Barbarians at the gate
For almost four decades now the NFL has experienced extraordinary uninterrupted growth. But there may be corrosion occurring beneath the shiny shield.
The liability is here! Liability, lawsuits and the league’s responsibility for every single player who has ever had a concussion has been lurking in the shadows for years. However, it has now arrived at the NFL offices at 345 Park Avenue. It has to be dealt with and measures must be implemented to protect both players and the league. Over 3,000 players have signed up for the concussion lawsuit against the NFL. If the players prevail in this suit and the league is held financially responsible to pay billions in damages, the NFL’s business model will change drastically. Margins will be shredded, insurance premiums will skyrocket, and the style of the game will be altered to a softer state. Liability could have a ripple effect on the style, the toughness, and the overall aggressiveness of the game we are accustomed to. If the style changes, fans may turn the channel on the NFL.
The gap between the haves and have-nots is widening: I predicted that there would be several $25 million dollar a year QBs in the very near future. It’s coming! In addition, average QBs will be making $15 to 20 million per year and the top five star players on each team may eventually account for 50% or more of the cap dollars in use per team, leaving the remainder to be divvied up by the rest of the roster. That then could result in younger players and draft picks playing and even starting for the minimum salary. The days of multiple players making near or at the average salary of $3 million dollars will be gone. This model could lead to more turn-over of the roster, more rookies playing right away and more inexperienced players on the field. Coaches will have to work even that much harder preparing these players. Could the model create resentment amongst players? Can it divide a locker-room and be a chemistry killer? We don’t know yet. But the bottom line is that football is a team sport that relies on men working together for a singular purpose. If the team-ness fades, so can the quality of the product.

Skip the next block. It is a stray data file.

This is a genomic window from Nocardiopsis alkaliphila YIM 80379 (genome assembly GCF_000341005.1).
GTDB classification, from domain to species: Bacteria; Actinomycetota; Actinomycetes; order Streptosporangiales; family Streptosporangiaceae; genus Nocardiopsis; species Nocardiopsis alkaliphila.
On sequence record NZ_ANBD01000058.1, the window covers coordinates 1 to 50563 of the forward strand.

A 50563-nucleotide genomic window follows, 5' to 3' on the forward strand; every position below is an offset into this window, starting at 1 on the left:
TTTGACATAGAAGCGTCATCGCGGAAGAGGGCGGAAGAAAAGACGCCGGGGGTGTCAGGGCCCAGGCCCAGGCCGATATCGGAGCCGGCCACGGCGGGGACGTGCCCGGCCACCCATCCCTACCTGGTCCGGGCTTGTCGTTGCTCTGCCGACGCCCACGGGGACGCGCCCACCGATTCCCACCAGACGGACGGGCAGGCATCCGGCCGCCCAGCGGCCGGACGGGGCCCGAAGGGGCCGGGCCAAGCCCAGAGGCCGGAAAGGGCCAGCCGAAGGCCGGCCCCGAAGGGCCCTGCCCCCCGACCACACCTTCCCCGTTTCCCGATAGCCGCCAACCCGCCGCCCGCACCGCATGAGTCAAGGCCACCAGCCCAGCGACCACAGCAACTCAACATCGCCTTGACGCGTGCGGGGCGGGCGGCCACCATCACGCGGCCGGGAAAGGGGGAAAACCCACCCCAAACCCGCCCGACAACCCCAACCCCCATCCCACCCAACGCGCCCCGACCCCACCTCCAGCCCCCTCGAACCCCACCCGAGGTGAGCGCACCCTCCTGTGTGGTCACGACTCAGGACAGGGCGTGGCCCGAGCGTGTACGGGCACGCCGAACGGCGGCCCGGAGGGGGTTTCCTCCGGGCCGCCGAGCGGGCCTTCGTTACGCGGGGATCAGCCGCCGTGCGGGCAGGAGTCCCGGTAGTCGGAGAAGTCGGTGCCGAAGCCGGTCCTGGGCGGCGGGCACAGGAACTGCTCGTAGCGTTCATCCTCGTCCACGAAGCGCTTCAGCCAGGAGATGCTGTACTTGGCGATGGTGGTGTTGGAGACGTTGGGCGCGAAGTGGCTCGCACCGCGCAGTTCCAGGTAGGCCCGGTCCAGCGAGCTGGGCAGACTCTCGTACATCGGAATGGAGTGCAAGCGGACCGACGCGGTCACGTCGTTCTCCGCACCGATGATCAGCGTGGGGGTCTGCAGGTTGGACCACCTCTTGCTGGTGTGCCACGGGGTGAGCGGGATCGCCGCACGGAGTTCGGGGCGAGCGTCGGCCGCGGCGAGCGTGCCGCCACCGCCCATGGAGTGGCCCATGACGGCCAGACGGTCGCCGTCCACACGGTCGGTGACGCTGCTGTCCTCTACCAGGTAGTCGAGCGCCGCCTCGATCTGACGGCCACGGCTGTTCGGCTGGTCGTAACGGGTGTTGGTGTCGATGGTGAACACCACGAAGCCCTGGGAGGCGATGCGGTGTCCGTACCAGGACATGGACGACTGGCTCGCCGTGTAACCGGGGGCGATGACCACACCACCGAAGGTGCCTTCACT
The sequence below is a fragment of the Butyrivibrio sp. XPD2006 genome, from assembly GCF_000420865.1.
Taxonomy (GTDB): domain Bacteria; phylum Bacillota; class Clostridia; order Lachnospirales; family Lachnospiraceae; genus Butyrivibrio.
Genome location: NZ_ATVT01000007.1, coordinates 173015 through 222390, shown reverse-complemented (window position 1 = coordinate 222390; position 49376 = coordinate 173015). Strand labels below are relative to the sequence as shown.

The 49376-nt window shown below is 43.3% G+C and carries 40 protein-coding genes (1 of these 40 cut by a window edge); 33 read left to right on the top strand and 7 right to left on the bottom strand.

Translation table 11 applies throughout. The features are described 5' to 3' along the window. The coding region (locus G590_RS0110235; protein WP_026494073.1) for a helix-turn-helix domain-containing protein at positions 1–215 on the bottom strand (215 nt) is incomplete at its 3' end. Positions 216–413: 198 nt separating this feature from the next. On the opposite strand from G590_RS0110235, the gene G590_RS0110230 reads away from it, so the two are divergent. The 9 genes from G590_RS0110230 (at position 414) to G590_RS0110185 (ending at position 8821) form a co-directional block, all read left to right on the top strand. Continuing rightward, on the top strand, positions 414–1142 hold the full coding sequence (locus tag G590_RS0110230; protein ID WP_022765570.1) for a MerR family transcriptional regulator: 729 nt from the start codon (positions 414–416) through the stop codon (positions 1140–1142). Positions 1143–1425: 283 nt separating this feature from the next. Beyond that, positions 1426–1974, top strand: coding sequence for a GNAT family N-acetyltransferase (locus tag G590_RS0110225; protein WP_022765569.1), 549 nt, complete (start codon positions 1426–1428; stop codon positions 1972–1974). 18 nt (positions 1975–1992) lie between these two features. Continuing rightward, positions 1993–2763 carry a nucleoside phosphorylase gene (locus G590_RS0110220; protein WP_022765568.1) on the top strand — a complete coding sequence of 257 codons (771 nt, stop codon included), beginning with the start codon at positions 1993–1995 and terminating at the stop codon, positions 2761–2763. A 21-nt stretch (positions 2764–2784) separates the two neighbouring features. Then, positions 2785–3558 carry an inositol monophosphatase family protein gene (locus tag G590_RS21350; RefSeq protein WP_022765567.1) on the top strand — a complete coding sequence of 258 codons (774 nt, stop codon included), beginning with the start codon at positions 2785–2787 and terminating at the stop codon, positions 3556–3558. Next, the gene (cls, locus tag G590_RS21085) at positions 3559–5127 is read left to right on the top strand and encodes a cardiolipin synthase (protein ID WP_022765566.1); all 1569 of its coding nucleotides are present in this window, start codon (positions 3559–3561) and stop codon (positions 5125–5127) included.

Too many rule changes: There have been talks about changing or eliminating the kickoff. Can you imagine taking out the most exciting play in football? It’s been discussed for years. That’s like removing the POP from opening a champagne bottle. If the game we know starts looking dramatically different, will we still watch? Yes, these changes are implemented because of safety concerns like preventing concussions. Many rule changes have been much needed, but will the line be crossed (or has it been crossed) to where the game starts looking very different and fans start drifting away.
Less kids playing football: I have more and more parents telling me that they aren’t letting their kids play football. If the pipeline of talent gets diluted will the level of play suffer over time? This may take a few years to become a reality but it’s a real possibility. If negative findings come out relating illnesses such as dementia and Alzheimer’s to brain trauma suffered while playing football even less kids will step onto the football field.
So how do we keep our game intact while making it safer for our players? The union, the players (current and retired) and the league have to come together to work together to preserve the long-term health and tradition of the game. The league has to do a better job to include the players’ opinions when making substantial rule changes. The union and league have to be less adversarial and more transparent with each other. Coaches at all levels have to teach proper tackling techniques to improve safety. And hopefully, NFL football as we know it will be around for decades to come.
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